I had a near-death experience a few days ago. On the road. In a taxi. No, don't stereotype by assuming this was in India or Thailand or Vietnam. In Singapore. I'll begin at the end.
Nearing the end of a journey in a taxi, the taxi driver grumbles that Singapore has too many cars on the road and traffic is getting bad. Even though cars are much more expensive than elsewhere in the world.
Driver: Singaporeans don't care. They just buy.
I don't disagree.
Then, as an afterthought: "Do you have a car?"
Driver (surprised): Why? You don't want?
Me: I ride a motorbike.
Driver (aghast): Oh, you should be careful! Not because bikes are unsafe but because drivers in Singapore aren't very good.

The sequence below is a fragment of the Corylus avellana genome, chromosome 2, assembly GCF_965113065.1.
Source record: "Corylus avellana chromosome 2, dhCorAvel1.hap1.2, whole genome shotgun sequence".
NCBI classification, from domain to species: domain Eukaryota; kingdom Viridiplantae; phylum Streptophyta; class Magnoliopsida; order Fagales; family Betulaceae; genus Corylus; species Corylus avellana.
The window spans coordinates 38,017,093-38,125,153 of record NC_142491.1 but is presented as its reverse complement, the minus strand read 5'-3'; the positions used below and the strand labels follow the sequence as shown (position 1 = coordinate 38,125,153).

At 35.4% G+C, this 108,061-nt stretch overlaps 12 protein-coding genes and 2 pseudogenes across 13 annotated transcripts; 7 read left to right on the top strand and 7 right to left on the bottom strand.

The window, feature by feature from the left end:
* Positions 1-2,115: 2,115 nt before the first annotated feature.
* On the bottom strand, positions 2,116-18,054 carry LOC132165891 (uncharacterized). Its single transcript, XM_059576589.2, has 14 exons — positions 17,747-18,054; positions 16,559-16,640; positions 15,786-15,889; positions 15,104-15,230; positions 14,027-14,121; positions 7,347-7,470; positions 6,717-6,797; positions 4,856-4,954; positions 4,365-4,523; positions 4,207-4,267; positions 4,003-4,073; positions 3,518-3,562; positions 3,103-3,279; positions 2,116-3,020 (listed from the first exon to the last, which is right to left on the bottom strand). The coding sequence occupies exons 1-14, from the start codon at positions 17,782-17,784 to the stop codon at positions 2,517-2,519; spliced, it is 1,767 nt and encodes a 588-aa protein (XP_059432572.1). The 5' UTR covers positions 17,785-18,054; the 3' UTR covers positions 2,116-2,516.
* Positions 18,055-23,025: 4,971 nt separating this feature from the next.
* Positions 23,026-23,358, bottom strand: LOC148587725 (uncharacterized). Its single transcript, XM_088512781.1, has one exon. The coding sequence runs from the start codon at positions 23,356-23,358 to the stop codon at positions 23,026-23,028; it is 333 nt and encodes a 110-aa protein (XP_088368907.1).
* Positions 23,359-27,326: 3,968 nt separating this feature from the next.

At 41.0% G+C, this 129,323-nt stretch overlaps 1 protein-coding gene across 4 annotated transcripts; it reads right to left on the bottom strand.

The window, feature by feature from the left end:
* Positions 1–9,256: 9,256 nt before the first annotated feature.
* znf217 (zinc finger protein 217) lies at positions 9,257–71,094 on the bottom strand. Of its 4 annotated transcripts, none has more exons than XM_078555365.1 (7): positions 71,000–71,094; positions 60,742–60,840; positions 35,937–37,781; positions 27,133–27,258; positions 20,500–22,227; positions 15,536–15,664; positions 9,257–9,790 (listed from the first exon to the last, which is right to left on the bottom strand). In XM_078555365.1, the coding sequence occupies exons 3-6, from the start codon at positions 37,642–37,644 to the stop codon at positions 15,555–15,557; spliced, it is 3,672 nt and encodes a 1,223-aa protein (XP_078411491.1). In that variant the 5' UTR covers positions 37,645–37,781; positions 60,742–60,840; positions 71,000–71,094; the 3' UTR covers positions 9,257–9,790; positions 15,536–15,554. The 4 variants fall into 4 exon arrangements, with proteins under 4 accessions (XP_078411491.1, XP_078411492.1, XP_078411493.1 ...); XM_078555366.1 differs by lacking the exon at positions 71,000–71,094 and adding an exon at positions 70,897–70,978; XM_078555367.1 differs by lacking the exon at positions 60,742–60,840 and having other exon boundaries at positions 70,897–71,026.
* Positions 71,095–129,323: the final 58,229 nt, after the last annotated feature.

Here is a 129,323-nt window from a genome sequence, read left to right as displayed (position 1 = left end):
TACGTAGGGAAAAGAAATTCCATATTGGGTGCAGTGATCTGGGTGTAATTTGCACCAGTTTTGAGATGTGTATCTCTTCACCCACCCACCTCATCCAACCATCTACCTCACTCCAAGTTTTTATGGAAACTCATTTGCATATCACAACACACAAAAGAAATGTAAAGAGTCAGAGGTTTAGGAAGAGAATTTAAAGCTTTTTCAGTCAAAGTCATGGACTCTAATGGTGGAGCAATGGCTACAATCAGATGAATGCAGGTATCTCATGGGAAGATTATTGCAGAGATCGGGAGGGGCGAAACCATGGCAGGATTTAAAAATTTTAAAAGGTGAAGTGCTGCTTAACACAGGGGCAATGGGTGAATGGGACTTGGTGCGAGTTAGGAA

Me (thinking): Tell me about it.
Me (aloud): Um-hm.
Driver continues his discourse on the topic.
Me: I do ride carefully. I prefer bikes because they're quicker, cheaper, better for the environment, easier to maintain, more fun...
The conversation ended soon after when he dropped me off.
And my near-death experience? This chap earlier whizzed along merrily at 150 km/h, driving one-handed, weaving in and out of traffic across several lanes without signalling. The speed limit was 90 and dropped to 80 in sections. And he's telling me about Singaporean drivers not being very good. I hadn't even told him that I needed to get home a hurry.
Where are the traffic police and what are they up to?
A funnier but just as illuminating incident occurred a few years ago when I was in a taxi heading to driving school. The driver wanted to know if I was getting a car driving licence. When I said motorbike, he cautioned me just as Mr Near Death did but then added, "Son, get your licence, have fun, but watch out for the taxis!"
Now, that's honest advice :-)